Roasting Columbus: Thunderkiss Coffee

  • Photos by Jodi Miller
By Columbus Alive
From the February 23, 2012 edition

Jason Valentine’s head-turning coffee company, which has been inspiring people to rethink their drink and even attempt roasting at home, actually started with a drawing.

The business-school graduate with an interest in branding doodled a large eye in a storm cloud framed by lightning and a shower of coffee beans.

It was a cool design, maybe even a potential brand. Valentine just needed a business to go with it.

For that, he turned to a favorite hobby.

Valentine had purchased a five-pound coffee roaster in November 2010 from a guy in Texas who turned his gas station into a bar and lost the roast bug. Experimentation was underway soon after, as Valentine got to know his Diedrich IR-7N in a Clintonville garage.

“I’ve f---ed up a lot of coffee to get to this point,” Valentine said.

It wasn’t long before he started turning out quality roasts stamped with Thunderkiss Coffee’s unmistakable logo. Java drinkers geeked about his subtle roast style and the single-origin beans he procured from across the globe.

“The goal is to find the really good stuff, find the really unique characteristics and present it to the people,” he said. “I want everybody’s coffee to be good.”

For each variety, Valentine discovers the roast level that brings forth its best flavor, acidity and body. He’s the kind of roaster who will pick out berry notes in an African roast — then wait patiently until a customer tastes it, too.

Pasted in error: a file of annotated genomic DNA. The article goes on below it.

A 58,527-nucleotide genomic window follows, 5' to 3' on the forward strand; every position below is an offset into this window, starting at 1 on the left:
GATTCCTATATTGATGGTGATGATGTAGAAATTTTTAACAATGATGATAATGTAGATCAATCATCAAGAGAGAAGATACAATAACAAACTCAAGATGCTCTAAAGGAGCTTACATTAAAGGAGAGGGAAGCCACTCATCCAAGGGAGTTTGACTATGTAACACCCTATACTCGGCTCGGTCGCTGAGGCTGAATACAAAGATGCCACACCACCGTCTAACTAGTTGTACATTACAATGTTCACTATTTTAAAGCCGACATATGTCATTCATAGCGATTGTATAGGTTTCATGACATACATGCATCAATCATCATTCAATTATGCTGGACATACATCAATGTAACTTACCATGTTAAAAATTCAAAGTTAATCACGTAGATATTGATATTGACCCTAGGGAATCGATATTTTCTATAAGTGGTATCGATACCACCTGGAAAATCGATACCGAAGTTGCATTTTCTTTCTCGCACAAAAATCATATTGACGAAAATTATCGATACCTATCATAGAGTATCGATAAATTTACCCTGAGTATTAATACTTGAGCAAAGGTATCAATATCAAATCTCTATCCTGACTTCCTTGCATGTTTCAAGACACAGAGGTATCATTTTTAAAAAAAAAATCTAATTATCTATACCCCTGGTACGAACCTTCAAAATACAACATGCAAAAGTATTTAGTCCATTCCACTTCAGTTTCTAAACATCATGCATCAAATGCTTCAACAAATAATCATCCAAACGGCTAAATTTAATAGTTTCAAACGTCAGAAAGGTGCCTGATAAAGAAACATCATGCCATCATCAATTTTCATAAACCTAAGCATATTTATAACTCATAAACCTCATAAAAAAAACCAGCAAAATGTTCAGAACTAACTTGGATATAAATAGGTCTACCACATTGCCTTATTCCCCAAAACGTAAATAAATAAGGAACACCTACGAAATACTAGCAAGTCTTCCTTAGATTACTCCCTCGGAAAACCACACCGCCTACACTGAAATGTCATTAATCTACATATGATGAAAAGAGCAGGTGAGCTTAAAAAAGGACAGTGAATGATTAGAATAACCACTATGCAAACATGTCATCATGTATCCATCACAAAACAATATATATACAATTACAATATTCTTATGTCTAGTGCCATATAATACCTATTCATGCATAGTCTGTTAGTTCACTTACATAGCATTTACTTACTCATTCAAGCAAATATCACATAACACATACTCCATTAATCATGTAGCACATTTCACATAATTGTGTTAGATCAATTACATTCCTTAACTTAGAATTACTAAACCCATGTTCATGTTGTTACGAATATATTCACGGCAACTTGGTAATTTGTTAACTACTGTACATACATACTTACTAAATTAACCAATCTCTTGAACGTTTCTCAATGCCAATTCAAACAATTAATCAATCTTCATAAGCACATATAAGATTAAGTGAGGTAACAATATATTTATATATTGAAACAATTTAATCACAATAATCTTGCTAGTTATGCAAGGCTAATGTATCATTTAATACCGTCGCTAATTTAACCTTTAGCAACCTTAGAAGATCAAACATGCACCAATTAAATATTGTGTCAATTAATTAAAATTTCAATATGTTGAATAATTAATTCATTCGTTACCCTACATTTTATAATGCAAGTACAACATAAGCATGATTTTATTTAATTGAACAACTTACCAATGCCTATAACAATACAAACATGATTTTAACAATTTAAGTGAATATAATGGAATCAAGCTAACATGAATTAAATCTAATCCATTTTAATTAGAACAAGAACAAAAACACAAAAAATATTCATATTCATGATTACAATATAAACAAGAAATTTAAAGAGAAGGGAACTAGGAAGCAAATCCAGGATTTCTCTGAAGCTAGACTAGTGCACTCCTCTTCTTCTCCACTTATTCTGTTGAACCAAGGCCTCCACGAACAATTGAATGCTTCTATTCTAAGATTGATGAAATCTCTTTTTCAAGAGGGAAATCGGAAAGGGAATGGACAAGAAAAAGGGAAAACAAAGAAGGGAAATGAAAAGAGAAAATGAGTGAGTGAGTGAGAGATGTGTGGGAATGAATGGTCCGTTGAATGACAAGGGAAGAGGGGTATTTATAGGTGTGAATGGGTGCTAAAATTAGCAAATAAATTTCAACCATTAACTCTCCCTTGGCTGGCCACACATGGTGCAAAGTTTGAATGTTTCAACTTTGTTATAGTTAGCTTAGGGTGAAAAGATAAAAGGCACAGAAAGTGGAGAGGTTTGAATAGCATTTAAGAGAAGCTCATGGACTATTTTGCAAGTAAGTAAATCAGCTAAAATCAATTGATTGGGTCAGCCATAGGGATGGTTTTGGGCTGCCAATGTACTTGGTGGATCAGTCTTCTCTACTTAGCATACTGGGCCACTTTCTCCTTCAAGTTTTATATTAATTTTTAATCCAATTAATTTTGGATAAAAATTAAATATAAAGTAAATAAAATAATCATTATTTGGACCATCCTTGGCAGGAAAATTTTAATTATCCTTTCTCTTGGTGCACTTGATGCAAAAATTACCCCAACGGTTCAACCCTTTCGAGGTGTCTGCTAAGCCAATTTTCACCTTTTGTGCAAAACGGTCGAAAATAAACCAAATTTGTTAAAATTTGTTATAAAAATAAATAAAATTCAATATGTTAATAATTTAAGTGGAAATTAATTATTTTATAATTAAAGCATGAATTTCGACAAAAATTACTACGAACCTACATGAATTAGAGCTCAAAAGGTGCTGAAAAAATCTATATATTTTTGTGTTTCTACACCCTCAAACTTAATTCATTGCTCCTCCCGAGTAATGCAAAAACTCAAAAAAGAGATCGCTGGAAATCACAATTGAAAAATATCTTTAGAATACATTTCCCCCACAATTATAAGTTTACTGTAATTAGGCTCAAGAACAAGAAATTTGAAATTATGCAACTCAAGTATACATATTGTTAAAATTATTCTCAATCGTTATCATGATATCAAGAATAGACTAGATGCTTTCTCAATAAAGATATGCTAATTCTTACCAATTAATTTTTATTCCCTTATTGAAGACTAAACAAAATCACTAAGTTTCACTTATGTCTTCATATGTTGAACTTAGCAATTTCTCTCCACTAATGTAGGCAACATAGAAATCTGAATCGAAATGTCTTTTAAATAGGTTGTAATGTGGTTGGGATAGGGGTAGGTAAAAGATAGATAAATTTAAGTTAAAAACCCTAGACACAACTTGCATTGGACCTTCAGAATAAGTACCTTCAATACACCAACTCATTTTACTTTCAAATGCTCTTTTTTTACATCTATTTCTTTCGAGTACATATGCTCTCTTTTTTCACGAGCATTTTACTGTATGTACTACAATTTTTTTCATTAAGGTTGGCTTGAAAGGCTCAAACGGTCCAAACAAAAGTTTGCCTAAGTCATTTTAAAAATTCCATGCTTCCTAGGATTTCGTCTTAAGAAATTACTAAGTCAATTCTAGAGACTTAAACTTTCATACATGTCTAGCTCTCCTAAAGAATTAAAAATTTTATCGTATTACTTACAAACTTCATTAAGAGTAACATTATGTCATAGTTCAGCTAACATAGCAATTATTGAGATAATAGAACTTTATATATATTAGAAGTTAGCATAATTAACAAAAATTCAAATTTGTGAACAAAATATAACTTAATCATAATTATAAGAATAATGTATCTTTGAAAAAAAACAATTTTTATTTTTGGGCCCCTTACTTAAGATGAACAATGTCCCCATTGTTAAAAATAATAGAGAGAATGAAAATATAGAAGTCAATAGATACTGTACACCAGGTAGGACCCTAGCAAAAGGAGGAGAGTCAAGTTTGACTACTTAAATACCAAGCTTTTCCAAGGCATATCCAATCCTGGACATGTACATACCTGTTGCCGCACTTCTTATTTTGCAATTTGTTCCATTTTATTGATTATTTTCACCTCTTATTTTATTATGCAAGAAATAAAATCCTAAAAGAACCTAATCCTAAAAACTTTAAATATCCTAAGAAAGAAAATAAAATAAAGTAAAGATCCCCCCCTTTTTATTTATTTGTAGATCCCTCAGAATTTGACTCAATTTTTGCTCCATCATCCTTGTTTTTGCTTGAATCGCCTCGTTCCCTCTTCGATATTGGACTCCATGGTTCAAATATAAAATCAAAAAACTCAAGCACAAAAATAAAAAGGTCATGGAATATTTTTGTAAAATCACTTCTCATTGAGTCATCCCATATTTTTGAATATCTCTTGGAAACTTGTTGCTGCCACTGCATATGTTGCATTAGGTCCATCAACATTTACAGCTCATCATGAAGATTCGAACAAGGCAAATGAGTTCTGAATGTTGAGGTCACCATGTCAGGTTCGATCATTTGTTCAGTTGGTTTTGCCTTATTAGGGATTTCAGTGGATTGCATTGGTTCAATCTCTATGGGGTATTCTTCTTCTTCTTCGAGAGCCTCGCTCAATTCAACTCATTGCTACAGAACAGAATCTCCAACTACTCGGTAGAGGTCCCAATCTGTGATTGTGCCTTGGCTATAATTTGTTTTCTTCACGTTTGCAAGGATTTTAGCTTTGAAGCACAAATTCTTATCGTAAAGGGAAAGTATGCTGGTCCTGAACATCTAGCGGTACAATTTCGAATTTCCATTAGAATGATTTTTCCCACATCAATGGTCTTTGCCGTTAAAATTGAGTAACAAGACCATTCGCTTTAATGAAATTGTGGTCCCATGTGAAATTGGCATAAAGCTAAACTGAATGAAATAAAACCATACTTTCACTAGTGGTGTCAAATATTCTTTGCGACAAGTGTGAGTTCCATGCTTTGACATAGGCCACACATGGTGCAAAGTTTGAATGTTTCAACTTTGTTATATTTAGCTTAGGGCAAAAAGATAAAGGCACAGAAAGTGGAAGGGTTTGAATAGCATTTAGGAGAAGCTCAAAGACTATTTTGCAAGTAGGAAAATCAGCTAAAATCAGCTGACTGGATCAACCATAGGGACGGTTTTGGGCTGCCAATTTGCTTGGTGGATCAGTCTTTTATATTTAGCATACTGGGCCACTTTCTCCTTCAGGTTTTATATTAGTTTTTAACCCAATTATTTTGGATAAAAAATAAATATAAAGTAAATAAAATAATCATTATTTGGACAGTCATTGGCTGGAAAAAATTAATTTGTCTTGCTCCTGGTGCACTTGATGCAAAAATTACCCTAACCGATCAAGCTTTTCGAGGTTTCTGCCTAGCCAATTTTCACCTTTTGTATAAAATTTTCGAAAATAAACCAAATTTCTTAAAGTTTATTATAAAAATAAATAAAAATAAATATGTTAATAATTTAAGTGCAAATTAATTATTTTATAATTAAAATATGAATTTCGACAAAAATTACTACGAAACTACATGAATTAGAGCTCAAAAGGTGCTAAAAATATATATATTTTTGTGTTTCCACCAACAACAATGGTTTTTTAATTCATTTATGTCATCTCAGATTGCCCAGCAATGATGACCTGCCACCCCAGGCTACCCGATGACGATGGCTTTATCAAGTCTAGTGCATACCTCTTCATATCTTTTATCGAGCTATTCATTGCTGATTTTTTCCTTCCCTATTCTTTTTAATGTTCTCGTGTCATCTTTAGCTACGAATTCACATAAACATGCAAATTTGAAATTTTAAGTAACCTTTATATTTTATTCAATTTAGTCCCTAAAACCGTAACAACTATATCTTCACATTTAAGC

By day, Valentine sells and rents scaffolding equipment for commercial building projects. He remains a part-time roaster and sells his product in small batches at places like Fresh Street, Till Dynamic Fare and Easton’s Celebrate Local.

Yet he has ambitious goals for local coffee. He wants fresh, quality merchandise to be available to people who aren’t big spenders, and he encourages them to compare flavors from different beans. He works eagerly with Columbus businesses to bring artisan coffee to a wider audience.

“Scaffolding is a bid-to-get-the-job industry,” he explained. “In the food industry, it seems like you’re going to have more success and build your company by partnering and nurturing other businesses.”